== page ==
Tokyo Olympics: Great Britain emphatically wins gold in 4x200m freestyle relay

dates: July 23-August 8 Time in Tokyo: BST +8
Coverage: Watch live on BBC TV, BBC iPlayer, BBC Red Button and online; Listen on BBC Radio 5 Live, Sports Extra and Sounds; live text and video clips on BBC Sport website and app.

The men of Great Britain again took gold in the Olympic group with a dominant victory in the 4x200m freestyle relay in Tokyo.

The quartet of 200m champion Tom Dean, silver medalist Duncan Scott, James Guy and Matthew Richards came within 0.03 seconds of the world record with a stunning performance.

The British quartet won 58.58 seconds in six minutes – a clear 3.23 second lead over the Russian Olympic Committee.

Australia claimed the bronze medal.

Great Britain was the favorite to enter the race and had qualified fastest, producing what former Olympian Mark Foster described as a “demonstration of a performance”.

The win means Dean is the first British male swimmer to win two golds at the same Olympics since 1908.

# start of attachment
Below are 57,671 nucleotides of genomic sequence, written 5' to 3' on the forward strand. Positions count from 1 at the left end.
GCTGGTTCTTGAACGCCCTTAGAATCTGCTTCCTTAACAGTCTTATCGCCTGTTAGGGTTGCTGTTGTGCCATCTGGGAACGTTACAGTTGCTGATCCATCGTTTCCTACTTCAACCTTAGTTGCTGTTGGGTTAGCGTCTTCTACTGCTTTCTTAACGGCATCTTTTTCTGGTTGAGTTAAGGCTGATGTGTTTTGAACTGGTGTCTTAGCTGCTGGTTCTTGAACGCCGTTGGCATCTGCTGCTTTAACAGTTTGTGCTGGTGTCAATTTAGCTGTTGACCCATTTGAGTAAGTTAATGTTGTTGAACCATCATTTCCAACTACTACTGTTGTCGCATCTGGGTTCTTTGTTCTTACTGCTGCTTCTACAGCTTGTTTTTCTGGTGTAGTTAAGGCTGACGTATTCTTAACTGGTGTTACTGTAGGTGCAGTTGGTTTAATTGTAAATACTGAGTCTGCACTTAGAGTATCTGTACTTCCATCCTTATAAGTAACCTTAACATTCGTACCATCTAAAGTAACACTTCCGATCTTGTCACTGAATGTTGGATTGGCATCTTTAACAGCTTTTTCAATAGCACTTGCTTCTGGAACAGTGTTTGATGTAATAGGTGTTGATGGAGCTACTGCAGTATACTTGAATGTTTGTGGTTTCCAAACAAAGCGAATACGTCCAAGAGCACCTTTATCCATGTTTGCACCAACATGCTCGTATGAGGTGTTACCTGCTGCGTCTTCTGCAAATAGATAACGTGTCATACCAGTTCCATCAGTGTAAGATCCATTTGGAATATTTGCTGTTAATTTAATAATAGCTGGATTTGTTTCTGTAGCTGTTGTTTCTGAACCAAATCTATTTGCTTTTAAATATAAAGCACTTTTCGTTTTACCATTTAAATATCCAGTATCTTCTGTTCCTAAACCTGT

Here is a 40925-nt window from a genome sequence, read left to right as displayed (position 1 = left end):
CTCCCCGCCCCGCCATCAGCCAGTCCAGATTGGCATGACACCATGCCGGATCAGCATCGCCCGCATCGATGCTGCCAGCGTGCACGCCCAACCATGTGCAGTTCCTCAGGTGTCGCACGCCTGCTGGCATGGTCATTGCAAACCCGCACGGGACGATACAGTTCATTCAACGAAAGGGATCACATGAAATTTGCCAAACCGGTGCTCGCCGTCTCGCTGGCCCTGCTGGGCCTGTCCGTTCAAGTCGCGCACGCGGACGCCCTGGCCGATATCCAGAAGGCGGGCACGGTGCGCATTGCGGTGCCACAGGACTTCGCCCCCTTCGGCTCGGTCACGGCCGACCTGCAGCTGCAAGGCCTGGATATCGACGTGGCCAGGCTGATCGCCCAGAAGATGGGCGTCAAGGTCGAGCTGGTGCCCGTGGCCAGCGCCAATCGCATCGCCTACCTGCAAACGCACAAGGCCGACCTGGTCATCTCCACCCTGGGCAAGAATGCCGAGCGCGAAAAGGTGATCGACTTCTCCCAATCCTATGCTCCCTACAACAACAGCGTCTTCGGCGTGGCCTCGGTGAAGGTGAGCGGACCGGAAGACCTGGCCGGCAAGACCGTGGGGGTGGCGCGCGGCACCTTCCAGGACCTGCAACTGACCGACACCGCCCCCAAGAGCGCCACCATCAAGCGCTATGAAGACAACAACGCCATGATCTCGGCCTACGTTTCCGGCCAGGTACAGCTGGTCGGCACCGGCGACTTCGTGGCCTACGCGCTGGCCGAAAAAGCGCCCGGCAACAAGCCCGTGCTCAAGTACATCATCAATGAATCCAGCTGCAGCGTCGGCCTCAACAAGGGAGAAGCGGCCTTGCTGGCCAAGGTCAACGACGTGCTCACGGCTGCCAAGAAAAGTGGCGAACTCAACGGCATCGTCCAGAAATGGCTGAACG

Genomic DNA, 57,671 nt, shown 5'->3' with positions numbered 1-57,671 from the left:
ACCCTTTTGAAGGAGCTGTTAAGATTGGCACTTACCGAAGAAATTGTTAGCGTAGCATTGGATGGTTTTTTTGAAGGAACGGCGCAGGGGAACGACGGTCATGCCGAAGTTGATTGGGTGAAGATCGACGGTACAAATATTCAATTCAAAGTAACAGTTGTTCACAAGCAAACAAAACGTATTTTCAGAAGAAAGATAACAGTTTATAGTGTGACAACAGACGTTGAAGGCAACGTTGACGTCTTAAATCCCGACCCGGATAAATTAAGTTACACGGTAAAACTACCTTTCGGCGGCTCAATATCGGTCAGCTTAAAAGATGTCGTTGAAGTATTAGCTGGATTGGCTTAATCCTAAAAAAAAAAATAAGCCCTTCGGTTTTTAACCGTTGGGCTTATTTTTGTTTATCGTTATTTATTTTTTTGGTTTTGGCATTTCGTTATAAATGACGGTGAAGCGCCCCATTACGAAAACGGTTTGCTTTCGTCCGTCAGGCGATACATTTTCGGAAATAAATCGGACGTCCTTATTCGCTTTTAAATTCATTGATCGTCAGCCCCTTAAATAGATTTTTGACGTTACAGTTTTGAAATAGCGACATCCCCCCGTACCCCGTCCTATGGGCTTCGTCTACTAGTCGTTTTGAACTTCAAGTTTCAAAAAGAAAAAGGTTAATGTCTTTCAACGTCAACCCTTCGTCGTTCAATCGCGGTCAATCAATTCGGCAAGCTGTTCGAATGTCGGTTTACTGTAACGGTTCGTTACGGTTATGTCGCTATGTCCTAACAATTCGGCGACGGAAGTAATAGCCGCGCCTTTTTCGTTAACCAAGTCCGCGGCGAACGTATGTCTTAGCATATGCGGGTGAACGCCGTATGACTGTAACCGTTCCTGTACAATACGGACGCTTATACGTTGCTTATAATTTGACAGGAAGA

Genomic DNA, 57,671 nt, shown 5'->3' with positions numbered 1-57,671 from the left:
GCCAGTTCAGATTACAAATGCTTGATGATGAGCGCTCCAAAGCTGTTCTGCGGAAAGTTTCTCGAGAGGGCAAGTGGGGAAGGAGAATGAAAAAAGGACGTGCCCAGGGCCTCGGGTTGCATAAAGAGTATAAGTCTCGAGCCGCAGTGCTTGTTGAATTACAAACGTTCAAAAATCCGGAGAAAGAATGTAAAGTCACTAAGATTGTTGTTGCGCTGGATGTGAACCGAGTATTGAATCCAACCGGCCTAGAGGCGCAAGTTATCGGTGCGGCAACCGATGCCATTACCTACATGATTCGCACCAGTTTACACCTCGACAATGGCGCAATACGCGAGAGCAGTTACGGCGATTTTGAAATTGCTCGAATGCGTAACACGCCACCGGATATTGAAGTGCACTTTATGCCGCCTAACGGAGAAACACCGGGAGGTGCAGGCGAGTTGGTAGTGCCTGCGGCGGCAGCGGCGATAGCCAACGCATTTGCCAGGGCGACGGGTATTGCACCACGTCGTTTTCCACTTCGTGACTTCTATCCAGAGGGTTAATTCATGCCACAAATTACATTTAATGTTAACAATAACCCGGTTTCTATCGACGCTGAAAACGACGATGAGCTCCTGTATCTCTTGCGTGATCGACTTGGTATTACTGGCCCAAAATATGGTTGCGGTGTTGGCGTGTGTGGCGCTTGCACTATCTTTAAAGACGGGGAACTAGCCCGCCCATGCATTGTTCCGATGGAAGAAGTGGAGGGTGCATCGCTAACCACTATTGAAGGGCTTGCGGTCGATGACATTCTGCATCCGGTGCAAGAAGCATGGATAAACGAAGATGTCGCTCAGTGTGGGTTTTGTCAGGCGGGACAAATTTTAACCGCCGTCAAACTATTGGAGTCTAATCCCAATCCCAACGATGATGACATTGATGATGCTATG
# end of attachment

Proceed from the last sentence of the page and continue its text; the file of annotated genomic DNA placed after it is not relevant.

It is also the first time in 113 years that Great Britain has won three gold swimming medals at an Olympics.

Guy, who put Britain on pole position with his strong second leg, wept as Scott took the team home.

James Guy (left, with Tom Dean) showed his emotion as Britain’s victory was confirmed

He won silver in the event in Rio four years ago and was blown away after finally taking his first Olympic gold.

“After 25 years of doing it, it’s finally very emotional. It’s a dream come true,” Guy told BBC TV.

The United States pushed Great Britain into the opening stages where they were led by Dean, but Guy closed the gap before Richards took a second off the US lead.

That gave Scott a healthy lead and he took full advantage and finished just next to another world top.

“I think this is very special, with those guys – but we’re a bit gutted that we didn’t make the world record!” said Scott.

Foster, pacing the BBC studio as he watched the race, said: “I really wanted them to get the world record, but they’ll get it because it’s a young team. What a mature performance.”

Tom Dean, Duncan Scott, James Guy and Matthew Richards
The British quartet of Tom Dean, Duncan Scott, James Guy and Matthew Richards dominated the race

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